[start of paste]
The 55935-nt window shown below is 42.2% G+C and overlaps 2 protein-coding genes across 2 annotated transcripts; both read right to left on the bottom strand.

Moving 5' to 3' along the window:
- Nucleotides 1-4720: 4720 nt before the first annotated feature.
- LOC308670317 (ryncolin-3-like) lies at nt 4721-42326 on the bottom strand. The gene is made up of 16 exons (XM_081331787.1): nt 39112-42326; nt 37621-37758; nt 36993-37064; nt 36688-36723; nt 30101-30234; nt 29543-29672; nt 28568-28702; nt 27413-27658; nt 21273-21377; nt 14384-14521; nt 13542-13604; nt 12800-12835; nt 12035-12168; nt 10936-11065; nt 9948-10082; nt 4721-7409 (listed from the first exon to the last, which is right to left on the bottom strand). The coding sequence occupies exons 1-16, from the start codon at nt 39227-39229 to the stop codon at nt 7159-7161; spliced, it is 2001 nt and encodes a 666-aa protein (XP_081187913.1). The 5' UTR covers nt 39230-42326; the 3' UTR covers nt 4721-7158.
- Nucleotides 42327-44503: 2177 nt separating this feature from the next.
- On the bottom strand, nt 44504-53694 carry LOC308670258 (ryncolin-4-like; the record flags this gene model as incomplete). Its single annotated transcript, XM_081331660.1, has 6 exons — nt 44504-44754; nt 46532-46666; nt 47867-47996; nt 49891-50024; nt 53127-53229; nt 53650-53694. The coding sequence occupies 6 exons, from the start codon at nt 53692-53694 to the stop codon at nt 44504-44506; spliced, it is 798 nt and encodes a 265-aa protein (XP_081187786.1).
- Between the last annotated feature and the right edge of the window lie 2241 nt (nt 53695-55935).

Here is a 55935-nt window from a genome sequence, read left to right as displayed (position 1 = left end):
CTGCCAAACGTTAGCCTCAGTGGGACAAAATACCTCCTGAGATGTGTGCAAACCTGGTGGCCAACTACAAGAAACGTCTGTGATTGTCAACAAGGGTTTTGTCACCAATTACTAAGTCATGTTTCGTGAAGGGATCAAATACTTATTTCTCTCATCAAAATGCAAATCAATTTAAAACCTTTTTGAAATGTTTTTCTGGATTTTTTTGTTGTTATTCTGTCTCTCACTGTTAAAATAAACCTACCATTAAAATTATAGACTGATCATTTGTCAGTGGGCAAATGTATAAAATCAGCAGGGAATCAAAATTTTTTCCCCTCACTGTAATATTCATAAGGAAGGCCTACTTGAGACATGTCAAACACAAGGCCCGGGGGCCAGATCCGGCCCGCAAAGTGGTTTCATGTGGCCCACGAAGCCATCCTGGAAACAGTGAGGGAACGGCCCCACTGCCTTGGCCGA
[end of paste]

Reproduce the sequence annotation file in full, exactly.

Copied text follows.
The 55935-nt window shown below is 42.2% G+C and overlaps 2 protein-coding genes across 2 annotated transcripts; both read right to left on the bottom strand.

Moving 5' to 3' along the window:
- Nucleotides 1-4720: 4720 nt before the first annotated feature.
- LOC308670317 (ryncolin-3-like) lies at nt 4721-42326 on the bottom strand. The gene is made up of 16 exons (XM_081331787.1): nt 39112-42326; nt 37621-37758; nt 36993-37064; nt 36688-36723; nt 30101-30234; nt 29543-29672; nt 28568-28702; nt 27413-27658; nt 21273-21377; nt 14384-14521; nt 13542-13604; nt 12800-12835; nt 12035-12168; nt 10936-11065; nt 9948-10082; nt 4721-7409 (listed from the first exon to the last, which is right to left on the bottom strand). The coding sequence occupies exons 1-16, from the start codon at nt 39227-39229 to the stop codon at nt 7159-7161; spliced, it is 2001 nt and encodes a 666-aa protein (XP_081187913.1). The 5' UTR covers nt 39230-42326; the 3' UTR covers nt 4721-7158.
- Nucleotides 42327-44503: 2177 nt separating this feature from the next.
- On the bottom strand, nt 44504-53694 carry LOC308670258 (ryncolin-4-like; the record flags this gene model as incomplete). Its single annotated transcript, XM_081331660.1, has 6 exons — nt 44504-44754; nt 46532-46666; nt 47867-47996; nt 49891-50024; nt 53127-53229; nt 53650-53694. The coding sequence occupies 6 exons, from the start codon at nt 53692-53694 to the stop codon at nt 44504-44506; spliced, it is 798 nt and encodes a 265-aa protein (XP_081187786.1).
- Between the last annotated feature and the right edge of the window lie 2241 nt (nt 53695-55935).

Here is a 55935-nt window from a genome sequence, read left to right as displayed (position 1 = left end):
CTGCCAAACGTTAGCCTCAGTGGGACAAAATACCTCCTGAGATGTGTGCAAACCTGGTGGCCAACTACAAGAAACGTCTGTGATTGTCAACAAGGGTTTTGTCACCAATTACTAAGTCATGTTTCGTGAAGGGATCAAATACTTATTTCTCTCATCAAAATGCAAATCAATTTAAAACCTTTTTGAAATGTTTTTCTGGATTTTTTTGTTGTTATTCTGTCTCTCACTGTTAAAATAAACCTACCATTAAAATTATAGACTGATCATTTGTCAGTGGGCAAATGTATAAAATCAGCAGGGAATCAAAATTTTTTCCCCTCACTGTAATATTCATAAGGAAGGCCTACTTGAGACATGTCAAACACAAGGCCCGGGGGCCAGATCCGGCCCGCAAAGTGGTTTCATGTGGCCCACGAAGCCATCCTGGAAACAGTGAGGGAACGGCCCCACTGCCTTGGCCGA